Amen to that, says Boston Police Department Superintendent William Evans. Public education, not ticket writing, he says, is the biggest weapon the city has to steer Boston’s red-light culture in a more responsible direction. “We don’t want to give [bikers] citations, because frankly most haven’t been aware of the rules,’’ he said.
Evans did concede, however, that it’s rare for pedestrians to be cited for jaywalking. This despite smartphones, iPods, and other devices distracting pedestrians more than ever, creating more potential accidents. The other day, Evans said, a woman walking with her head down stepped directly in front of his cruiser. He slammed on the brakes to avoid hitting her but did not ticket her.
Nobody, including Evans and Nicole Freedman, who directs the city’s Boston Bikes program, is clear on what might happen to the proposal to punish cyclists more harshly. As matters stand, Boston fines pedestrian and cyclist violators lightly compared to other cities. While Menino’s bill has acquired a legislative sponsor, state Representative Angelo Scaccia, it has yet to be moved to a committee, according to the mayor’s office.
“Our number one goal is to be as safe a city as possible, but we can always improve on that,’’ Freedman said. For all the talk of Bostonians taking red lights as mere suggestions, she said, the city ranks highly in pedestrian and cyclist safety, based on statistics compiled by the Alliance for Biking and Walking, a national advocacy organization.
Some cities, such as Los Angeles, have a reputation for taking jaywalking much more seriously, and others, such as Boulder, Colo., are known for cultivating a far friendlier relationship between motorists and cyclists. Freedman says her office fields plenty of calls from pedestrians complaining about bikers, bikers venting about motorists, and motorists ticked off at everybody.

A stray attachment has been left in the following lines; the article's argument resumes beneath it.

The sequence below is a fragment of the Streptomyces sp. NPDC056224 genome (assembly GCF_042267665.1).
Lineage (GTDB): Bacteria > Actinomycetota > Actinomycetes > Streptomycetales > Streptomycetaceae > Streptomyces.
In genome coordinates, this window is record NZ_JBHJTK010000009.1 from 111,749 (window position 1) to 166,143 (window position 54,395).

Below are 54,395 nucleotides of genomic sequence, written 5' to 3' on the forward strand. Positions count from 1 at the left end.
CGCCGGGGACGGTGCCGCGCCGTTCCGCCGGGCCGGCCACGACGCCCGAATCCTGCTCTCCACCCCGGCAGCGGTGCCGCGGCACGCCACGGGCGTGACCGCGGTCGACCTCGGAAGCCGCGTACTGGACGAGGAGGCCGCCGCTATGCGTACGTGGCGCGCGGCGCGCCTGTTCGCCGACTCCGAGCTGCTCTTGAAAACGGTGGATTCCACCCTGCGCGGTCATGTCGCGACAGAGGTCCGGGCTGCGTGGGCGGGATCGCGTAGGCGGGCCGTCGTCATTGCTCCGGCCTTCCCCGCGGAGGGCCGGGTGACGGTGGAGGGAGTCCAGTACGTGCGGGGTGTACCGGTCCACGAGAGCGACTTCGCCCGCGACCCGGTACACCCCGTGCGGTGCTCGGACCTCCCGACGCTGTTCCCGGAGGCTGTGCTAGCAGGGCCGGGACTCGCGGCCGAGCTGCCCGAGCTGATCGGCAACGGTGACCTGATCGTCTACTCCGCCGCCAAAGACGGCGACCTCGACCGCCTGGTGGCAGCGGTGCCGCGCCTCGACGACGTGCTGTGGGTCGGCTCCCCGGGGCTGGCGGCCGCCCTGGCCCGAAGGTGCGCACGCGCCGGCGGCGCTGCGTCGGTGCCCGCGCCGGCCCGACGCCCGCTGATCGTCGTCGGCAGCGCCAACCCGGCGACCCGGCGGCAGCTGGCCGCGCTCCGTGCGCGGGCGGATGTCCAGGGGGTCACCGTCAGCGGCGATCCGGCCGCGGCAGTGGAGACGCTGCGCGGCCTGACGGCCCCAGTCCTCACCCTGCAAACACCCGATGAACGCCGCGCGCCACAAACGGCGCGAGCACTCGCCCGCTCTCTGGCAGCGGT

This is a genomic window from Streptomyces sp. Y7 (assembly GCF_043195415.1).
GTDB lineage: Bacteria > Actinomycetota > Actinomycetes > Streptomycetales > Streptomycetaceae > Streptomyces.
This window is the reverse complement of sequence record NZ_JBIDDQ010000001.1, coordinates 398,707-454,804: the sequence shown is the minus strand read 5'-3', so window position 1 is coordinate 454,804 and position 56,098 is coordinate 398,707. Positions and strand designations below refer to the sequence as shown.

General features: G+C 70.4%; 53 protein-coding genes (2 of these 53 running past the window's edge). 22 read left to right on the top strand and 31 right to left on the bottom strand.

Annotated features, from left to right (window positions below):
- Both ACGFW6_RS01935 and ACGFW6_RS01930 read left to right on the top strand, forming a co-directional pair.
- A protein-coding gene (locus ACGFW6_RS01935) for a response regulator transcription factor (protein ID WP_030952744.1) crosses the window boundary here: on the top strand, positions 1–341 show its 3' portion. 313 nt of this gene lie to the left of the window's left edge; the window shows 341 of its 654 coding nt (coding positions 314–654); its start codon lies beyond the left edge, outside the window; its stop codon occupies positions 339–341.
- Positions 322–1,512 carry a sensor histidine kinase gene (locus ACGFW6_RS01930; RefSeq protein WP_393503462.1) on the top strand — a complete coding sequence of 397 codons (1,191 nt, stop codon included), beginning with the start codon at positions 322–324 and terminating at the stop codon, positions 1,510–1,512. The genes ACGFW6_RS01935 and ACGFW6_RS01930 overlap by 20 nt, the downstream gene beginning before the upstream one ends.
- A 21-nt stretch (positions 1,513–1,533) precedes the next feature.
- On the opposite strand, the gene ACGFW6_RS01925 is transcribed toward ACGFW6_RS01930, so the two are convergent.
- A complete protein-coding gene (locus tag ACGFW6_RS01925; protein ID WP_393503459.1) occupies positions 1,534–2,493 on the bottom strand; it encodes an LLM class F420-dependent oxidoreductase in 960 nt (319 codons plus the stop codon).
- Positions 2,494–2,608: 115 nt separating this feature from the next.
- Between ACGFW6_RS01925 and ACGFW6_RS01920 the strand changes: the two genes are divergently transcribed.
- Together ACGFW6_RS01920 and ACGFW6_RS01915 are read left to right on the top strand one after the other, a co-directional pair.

To Tom Vanderbilt, author of “Traffic: Why We Drive the Way We Do (and What It Says About Us),’’ obeying traffic rules is largely situational, no matter the city or fine structure. Jaywalking might occur twice as often at one intersection as another, for instance, if the don’t-walk sign lasts twice as long.
Obeying is also based on individual risk assessment, he says. People ask themselves: Is it hard to cross here? How much time do I have? At an intersection where substantially more pedestrians than cars are crossing, Vanderbilt says, walkers may feel more emboldened to take their chances, red light or green.
“I’d argue for keeping it all in perspective, and for greater enforcement’’ of existing laws, he said. Speaking from New York, which instituted its own recent crackdown on light-running cyclists, he added: “In terms of public health, going after cyclists and pedestrians doesn’t seem like a good course of action.’’
So, can everyone here get along? Or come spring, will warmer weather put a spring in everyone’s step — possibly giving them even more incentive to hurry along and not wait for the green light?
Increased awareness of the rules could help. Along hospital row the other day, Beth Israel employee Sheila Thomas seemed surprised when, after crossing Longwood Avenue against the light, she was stopped by a reporter. Was she comfortable with the way so many pedestrians ignore that don’t-walk sign she’d just cruised through? No, said Thomas, she wasn’t. In fact, she said, there ought to be a law against such behavior, enforced by the police.
Told there is such a law and a fine for breaking it, Thomas guessed such a ticket might be $50.
“A dollar?’’ she said, her eyes widening. “Get out!’’
Joseph P. Kahn can be reached at firstname.lastname@example.org.